Same-sex marriage opponents, of course, find this characterization of their views unfair. "Those who believe what every human society since the beginning of the human race has believed about marriage, and is clearly the case from nature itself, will be regarded, and treated, as the next class of bigots," says Archbishop Salvatore Cordileone of San Francisco. "That's untrue, and it's not kind, and it doesn't seem to lead to a 'live and let live' pluralism."
3. Popular culture
If you want to know why gay-marriage opponents are losing, "here's the answer: Television," Democratic media consultant Doc Sweitzer tells The Washington Post. And it's not just shows like Will and Grace, featuring gay main characters and their normal-life travails.
[TV is] the greatest socializing tool of all time. Archie Bunker changed attitudes about race and the generational divide. Gays are portrayed in all kinds of shows in a positive light, from Law and Order to CSI. They are shown as people who just want to live their lives. [Washington Post]
This is one area where opponents and proponents of gay marriage actually agree. "A lot of people are changing their minds because there's been a full-court blitz by the popular culture, by elites... to intimidate and to cower people into no longer defending marriage," Gary Bauer, the president of American Values, told Fox News on Sunday. Younger voters, especially, "have been subjected to a drumbeat of support for it from the news media, entertainment media, and higher education for literally as long as they can remember," says the Family Research Council's Peter Sprigg.
4. The military led the way (again)
"It's an odd fact for Democrats to have to face," says Chris Weigant at The Huffington Post, "but the military is leading on the issue" of gay marriage "in a similar way as they were forced to lead on desegregation." Since the repeal of the "don't ask, don't tell" policy, same-sex spouses and partners "are gaining a more-equal status with military wives and husbands as time goes on." And this is having "ripple effects" on broader society.
5. Corporate America is on board, too
The political and legal worlds are just coming around to accepting gay marriage, in fits and starts, "but major American corporations have already heard the arguments — and in their own way, decided it's okay," says John Harwood at CNBC. And it's not just Starbucks. You can still legally fire or refuse to hire someone for being gay in 29 states, but in its most recent survey of 688 major employers, the gay-rights group Human Rights Campaign found that "99 percent prohibit discrimination based on sexual orientation and 89 percent offer health benefits to domestic partners."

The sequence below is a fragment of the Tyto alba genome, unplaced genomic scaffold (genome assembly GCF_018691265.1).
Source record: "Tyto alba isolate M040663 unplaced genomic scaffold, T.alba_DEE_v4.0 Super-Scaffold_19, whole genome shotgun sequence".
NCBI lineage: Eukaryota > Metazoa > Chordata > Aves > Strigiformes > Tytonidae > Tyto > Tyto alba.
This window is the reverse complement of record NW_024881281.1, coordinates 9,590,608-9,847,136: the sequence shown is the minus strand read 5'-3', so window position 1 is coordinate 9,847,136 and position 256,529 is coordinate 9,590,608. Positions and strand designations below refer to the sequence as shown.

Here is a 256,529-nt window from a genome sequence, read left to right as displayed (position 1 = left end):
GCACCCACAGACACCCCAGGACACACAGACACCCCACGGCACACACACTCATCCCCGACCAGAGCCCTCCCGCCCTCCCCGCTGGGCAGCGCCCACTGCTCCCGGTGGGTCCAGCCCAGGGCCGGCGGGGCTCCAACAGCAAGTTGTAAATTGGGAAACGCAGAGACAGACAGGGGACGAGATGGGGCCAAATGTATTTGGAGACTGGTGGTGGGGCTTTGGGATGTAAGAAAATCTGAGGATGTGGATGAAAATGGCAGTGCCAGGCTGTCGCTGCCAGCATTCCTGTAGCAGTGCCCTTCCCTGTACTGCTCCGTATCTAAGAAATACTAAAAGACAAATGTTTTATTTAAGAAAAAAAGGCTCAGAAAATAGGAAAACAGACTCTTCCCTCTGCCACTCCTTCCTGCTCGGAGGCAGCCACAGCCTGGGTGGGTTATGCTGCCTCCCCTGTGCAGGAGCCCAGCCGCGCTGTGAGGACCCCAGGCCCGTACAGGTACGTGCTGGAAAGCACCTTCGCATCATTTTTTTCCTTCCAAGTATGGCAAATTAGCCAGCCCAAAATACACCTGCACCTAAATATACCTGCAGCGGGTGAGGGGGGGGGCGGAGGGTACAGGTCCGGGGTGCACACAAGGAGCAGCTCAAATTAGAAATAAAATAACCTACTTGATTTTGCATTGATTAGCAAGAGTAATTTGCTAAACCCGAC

6. The polls are wrong
Faced with surveys showing broad and growing support for gay marriage, some social conservatives are simply arguing that the polls are wrong — or "skewed," as Gary Bauer said on Sunday — and "oversell the actual amount of support for gay marriage, say Aaron Blake and Scott Clement at The Washington Post. And they have a point. A 2010 study by NYU political scientist Patrick Egan found that gay marriage performs about 7 percentage points worse at the ballot box than in the preceding polls, perhaps because "people don't want to come off as intolerant of gay people."
National Organization for Marriage political director Frank Schubert points to an Election Day 2012 poll for his organization by GOP pollster Kellyanne Conway, who found that "60 percent of American voters who actually cast ballots in the last presidential election believe that marriage is the union of one man and one woman," including 86 percent of Republicans and even 40 percent of Democrats. "I am still waiting for the newspaper headline that says, 'Large Percentage of Democrats Oppose Gay Marriage,'" Schubert says at National Review. "Somehow, I suspect it will never appear."
Gay-marriage foes also point out that their record at the ballot box is 30-4 and that they barely lost in those four defeats, and predict that young voters will change their mind as they age, says Slate's Saletan. But much of the opponents' data is outdated, and that matters in a case like this, where "a social issue has done such a dramatic about-face in so short a period of time," says Rick Ungar at Forbes. That, more than anything, "reveals how they — and those who share their prejudice — have already lost the war."